386 F2d 181 Pena v. United States

386 F.2d 181

Osvaldo PENA, Appellant,
UNITED STATES of America, Appellee.

No. 23886.

United States Court of Appeals Fifth Circuit.

August 15, 1967.

Donald F. Frost, Miami, Fla., for appellant.

Aaron Foosaner, Asst. U. S. Atty., Miami, Fla., for appellee.

Before WASHINGTON,* TUTTLE and SIMPSON, Circuit Judges.

TUTTLE, Chief Judge:

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This is an appeal from a conviction and sentence of the appellant under two counts of an indictment charging him with being a transferee of marijuana with failure to pay the tax imposed on its possession under 26 U.S.C.A. § 4741(a).


The appellant attacks the sufficiency of the evidence to show possession by him of the marijuana. Without attempting to outline the evidence, we conclude that there is no merit in this contention.


As to the second requirement of the criminal statute, however, i. e., that the appellant had acquired the marijuana without having paid such tax, the proof before the trial court stands differently.


Cases of this kind are ordinarily successfully prosecuted by proof of possession by the accused person, and a demand by the representative of the Secretary of the Treasury that he "produce the order form required by Section 4742 to be retained by him." So far as the recorded cases show, no such person has ever produced the form and, thereupon, the presumption provided for in 26 U.S. C.A. § 4744(a) carries the day for the prosecution. That section provides: "Proof that any person shall have had in his possession any marijuana and shall have failed, after reasonable notice and demand by the secretary or his delegate, to produce the order form required by section 4742 to be retained by him shall be presumptive evidence of guilt under this section and of liability for the tax imposed by section 4741(a)." Here, for some reason, not apparent on the record, the government agent failed to demand that Pena produce the order form required under Section 4742. There was no other proof offered that Pena failed to pay the tax on the marijuana which, as noted above, the trial court could find was at least constructively in his possession. In such situation, there was a complete lack of proof of one of the essential elements of the crime. As stated by the District Court for the Northern District of Illinois in United States v. Turner, 132 F.Supp. 336:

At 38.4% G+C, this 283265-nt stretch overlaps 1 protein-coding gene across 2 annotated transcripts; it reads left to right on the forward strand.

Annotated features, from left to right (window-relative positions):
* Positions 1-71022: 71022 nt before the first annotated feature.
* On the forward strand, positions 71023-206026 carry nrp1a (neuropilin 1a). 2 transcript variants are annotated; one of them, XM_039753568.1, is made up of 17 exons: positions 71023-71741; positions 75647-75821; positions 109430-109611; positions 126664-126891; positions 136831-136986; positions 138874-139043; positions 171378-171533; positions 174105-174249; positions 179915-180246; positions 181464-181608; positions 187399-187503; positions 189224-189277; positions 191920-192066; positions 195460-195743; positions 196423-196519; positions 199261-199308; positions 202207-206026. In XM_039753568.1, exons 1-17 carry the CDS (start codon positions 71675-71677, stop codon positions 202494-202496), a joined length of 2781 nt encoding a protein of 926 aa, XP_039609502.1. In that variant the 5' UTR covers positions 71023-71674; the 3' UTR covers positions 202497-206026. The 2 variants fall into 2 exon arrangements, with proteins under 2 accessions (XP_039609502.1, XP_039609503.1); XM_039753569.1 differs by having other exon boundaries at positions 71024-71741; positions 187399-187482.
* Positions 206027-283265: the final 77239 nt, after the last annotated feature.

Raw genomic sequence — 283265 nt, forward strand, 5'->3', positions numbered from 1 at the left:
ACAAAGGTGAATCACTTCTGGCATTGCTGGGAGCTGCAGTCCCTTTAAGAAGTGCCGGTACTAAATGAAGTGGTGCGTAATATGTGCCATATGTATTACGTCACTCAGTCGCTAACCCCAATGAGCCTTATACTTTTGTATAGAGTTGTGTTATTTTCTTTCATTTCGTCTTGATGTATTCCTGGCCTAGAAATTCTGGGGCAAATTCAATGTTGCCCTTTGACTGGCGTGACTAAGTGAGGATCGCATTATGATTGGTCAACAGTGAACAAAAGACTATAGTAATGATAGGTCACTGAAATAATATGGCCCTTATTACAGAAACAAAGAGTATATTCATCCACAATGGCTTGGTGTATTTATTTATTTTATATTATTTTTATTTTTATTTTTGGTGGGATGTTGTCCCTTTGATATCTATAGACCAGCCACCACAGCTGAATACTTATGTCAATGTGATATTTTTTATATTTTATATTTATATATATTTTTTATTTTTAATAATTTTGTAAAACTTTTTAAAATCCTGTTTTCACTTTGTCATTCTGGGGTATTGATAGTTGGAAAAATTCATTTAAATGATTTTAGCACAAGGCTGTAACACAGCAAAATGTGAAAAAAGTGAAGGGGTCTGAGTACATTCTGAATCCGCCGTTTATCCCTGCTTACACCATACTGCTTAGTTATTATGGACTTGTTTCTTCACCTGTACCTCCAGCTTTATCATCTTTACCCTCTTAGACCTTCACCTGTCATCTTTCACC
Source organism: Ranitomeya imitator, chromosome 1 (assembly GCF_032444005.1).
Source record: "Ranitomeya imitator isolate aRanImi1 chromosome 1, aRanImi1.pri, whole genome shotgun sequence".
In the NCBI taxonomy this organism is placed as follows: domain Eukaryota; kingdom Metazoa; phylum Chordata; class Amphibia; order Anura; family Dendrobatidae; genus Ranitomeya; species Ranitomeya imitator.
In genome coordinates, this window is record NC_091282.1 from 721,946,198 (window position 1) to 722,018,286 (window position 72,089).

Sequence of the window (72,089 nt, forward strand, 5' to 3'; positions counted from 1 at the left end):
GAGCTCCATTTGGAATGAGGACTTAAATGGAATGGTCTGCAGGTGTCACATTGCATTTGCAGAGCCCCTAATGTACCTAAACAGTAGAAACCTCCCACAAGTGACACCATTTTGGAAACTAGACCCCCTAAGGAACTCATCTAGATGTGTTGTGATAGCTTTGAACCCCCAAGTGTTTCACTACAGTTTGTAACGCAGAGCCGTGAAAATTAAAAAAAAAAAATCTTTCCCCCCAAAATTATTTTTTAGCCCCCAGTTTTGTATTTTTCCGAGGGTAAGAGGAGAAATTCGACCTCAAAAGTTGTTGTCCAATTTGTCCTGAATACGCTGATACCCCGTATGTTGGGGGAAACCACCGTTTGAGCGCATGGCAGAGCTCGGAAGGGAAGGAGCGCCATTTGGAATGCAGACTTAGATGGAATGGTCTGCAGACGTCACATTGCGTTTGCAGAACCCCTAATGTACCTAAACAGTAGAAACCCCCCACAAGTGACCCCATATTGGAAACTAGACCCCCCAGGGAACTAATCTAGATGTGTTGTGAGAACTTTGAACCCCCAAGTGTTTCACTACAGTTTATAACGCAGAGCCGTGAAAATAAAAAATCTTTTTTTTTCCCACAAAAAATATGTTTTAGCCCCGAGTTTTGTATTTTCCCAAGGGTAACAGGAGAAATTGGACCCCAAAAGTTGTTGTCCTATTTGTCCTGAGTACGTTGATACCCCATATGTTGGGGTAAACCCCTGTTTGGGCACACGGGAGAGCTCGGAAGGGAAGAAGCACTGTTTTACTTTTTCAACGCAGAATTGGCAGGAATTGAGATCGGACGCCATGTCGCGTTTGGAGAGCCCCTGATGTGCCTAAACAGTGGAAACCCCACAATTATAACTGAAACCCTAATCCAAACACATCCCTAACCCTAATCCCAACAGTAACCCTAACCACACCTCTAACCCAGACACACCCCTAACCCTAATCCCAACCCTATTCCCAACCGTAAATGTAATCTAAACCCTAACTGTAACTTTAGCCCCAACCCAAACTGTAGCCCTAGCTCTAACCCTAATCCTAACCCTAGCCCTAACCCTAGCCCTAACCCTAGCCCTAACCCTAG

"Possession of the marijuana without more would thus reveal little as to the defendant's guilt. * * * Since the government did not prove that the defendant failed to produce an order form, after reasonable notice and demand, and since the evidence is not otherwise sufficient to establish a failure to pay the transfer tax, the motion of the defendant for a judgment of acquittal will be granted, and the defendant will be discharged."


So, too, here there having been a failure by the government to prove that Pena had not paid the tax, it was error for the trial court to deny the appellant's motion for a directed verdict of acquittal.


The judgment is reversed and the case is remanded to the trial court for an entry of the judgment of acquittal.


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Senior Judge, D. C. Circuit, sitting by designation